48 Mr Brennan made the same submission in relation to the breach of confidence cause of action, i.e. in the absence of relief in the form of a restraint or a declaration it is necessary for the breach of confidence that is alleged to be causative of the loss that is claimed. In that regard, the amended statement of claim at paragraph 29 pleads the alleged breach of confidence only in relation to the Rauland Documents.
49 In respect of the Corporations Act cause of action, much the same submission was made. Mr Brennan submitted that paragraph 31 of the amended statement of claim limits the improper use of information under s 183 to the use of the Rauland Documents. He also submitted that that is what was intended by the pleading, and was confirmed when further particulars were sought and furnished.
50 In my view, the objection to subparagraph (c) can be dealt with in relation to the breach of confidence cause of action on its own. In that regard, it is a necessary element to that cause of action that the relevant information was, in the words of the subparagraph, “highly confidential to Rauland and … constituted trade secrets”. That much was not in issue. The gravamen of the complaint was that the averments in subparagraph (c) apply to all of the Employment Information and are not restricted to the documents that are pleaded as giving rise to the breach of confidence, being only the Rauland Documents. Given the substantial number of documents within the category of Employment Information, it was submitted that that gives rise to relevant prejudice.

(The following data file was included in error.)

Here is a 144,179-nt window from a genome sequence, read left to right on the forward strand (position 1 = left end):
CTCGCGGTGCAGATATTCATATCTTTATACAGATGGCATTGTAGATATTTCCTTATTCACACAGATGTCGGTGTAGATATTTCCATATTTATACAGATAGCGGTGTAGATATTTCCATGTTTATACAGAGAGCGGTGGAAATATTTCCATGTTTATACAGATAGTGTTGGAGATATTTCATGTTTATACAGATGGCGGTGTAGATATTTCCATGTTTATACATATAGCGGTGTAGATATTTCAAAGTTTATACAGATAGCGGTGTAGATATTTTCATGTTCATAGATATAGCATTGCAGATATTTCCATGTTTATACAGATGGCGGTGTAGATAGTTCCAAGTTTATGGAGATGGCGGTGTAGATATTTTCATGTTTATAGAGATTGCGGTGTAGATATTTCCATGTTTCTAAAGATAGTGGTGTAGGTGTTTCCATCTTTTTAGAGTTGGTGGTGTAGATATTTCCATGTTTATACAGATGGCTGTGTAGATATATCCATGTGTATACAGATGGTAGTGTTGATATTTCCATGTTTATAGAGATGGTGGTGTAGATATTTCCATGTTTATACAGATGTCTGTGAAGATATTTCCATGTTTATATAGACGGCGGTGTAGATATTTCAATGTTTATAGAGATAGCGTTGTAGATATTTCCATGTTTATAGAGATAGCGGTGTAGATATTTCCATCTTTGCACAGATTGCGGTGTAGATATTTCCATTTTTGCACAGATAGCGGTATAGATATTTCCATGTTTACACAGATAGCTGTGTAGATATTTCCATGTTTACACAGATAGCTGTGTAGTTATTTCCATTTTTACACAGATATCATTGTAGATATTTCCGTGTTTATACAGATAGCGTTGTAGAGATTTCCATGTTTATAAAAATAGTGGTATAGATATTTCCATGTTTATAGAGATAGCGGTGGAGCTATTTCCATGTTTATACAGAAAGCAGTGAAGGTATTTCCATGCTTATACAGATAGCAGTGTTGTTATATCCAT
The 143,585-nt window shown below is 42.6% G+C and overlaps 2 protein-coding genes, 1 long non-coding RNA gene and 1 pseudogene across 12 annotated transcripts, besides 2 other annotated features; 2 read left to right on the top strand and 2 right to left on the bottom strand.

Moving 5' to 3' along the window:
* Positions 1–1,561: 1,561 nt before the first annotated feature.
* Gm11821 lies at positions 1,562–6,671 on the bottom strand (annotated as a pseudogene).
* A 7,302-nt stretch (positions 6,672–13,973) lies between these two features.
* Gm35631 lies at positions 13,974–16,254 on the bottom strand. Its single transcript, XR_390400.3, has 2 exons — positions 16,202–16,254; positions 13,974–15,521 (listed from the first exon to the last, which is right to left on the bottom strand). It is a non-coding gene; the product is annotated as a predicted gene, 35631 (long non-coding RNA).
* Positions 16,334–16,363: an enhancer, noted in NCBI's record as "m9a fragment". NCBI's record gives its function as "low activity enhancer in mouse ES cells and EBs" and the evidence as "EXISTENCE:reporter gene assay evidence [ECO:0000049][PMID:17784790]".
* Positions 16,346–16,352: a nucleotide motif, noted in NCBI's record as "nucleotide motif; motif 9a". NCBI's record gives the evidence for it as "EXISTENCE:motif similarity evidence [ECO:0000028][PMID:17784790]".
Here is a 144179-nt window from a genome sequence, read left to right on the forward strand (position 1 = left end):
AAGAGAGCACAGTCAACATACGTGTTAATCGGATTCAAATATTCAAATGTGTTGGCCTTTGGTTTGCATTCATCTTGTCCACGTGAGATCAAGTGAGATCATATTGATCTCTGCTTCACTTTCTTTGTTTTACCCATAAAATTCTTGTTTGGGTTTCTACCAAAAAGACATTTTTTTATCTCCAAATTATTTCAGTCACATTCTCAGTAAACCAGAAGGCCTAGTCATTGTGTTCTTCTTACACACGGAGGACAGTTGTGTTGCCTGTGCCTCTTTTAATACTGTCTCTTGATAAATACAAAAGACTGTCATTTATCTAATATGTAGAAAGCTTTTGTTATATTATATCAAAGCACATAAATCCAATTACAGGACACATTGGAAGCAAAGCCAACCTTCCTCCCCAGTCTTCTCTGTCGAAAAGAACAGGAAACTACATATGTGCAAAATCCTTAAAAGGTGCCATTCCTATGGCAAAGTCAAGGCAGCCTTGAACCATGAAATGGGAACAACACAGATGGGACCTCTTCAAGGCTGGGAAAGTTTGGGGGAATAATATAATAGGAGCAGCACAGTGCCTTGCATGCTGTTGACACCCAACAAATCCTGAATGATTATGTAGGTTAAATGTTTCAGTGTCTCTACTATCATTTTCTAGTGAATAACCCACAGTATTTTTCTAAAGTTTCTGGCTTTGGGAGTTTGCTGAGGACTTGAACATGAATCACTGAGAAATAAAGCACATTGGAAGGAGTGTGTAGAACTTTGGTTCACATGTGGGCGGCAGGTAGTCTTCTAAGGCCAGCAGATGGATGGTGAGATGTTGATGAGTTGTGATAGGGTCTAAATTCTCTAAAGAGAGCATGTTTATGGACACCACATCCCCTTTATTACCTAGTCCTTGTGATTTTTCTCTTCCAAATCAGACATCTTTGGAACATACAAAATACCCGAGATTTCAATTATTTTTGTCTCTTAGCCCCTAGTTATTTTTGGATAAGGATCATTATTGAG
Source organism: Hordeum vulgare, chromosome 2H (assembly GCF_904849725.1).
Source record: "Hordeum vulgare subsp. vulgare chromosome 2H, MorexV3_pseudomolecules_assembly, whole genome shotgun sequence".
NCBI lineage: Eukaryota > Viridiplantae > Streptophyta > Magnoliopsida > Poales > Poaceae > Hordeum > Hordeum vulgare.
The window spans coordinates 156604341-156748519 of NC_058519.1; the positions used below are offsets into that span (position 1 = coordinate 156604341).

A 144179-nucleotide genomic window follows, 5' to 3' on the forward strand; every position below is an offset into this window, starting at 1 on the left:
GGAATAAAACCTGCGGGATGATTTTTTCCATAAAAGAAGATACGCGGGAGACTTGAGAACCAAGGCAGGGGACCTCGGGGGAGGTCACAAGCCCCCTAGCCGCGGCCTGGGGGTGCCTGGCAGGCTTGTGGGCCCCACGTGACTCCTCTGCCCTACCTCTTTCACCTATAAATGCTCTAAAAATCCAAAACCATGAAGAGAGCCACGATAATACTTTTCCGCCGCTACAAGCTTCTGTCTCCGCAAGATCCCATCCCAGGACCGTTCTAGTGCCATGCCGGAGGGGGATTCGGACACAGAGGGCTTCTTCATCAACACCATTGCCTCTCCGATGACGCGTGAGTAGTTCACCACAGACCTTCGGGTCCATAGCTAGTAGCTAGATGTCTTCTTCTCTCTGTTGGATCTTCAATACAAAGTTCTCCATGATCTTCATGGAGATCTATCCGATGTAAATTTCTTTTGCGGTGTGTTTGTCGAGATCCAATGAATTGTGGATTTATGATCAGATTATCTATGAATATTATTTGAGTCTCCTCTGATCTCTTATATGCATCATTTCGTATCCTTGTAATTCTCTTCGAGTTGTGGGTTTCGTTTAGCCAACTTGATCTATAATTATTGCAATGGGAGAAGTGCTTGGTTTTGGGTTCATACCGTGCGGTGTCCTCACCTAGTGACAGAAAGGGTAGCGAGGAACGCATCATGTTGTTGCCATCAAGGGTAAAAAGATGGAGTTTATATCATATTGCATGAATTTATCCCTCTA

51 In my view, however, as long as the pleading of the breach of confidence cause of action, including the particulars that have been given, is restricted to the Rauland Documents the prejudice does not arise because Hills will only have to consider the averments in subparagraph (c) in relation to those documents. If the pleading, including the further particulars, is broadened to identify other documents then that position will change, but in any event there will be no relevant prejudice.
52 For those reasons, the interlocutory application filed by Hills on 15 May 2019 should be dismissed. As I have not heard submissions on costs, I will reserve all questions of costs at this stage.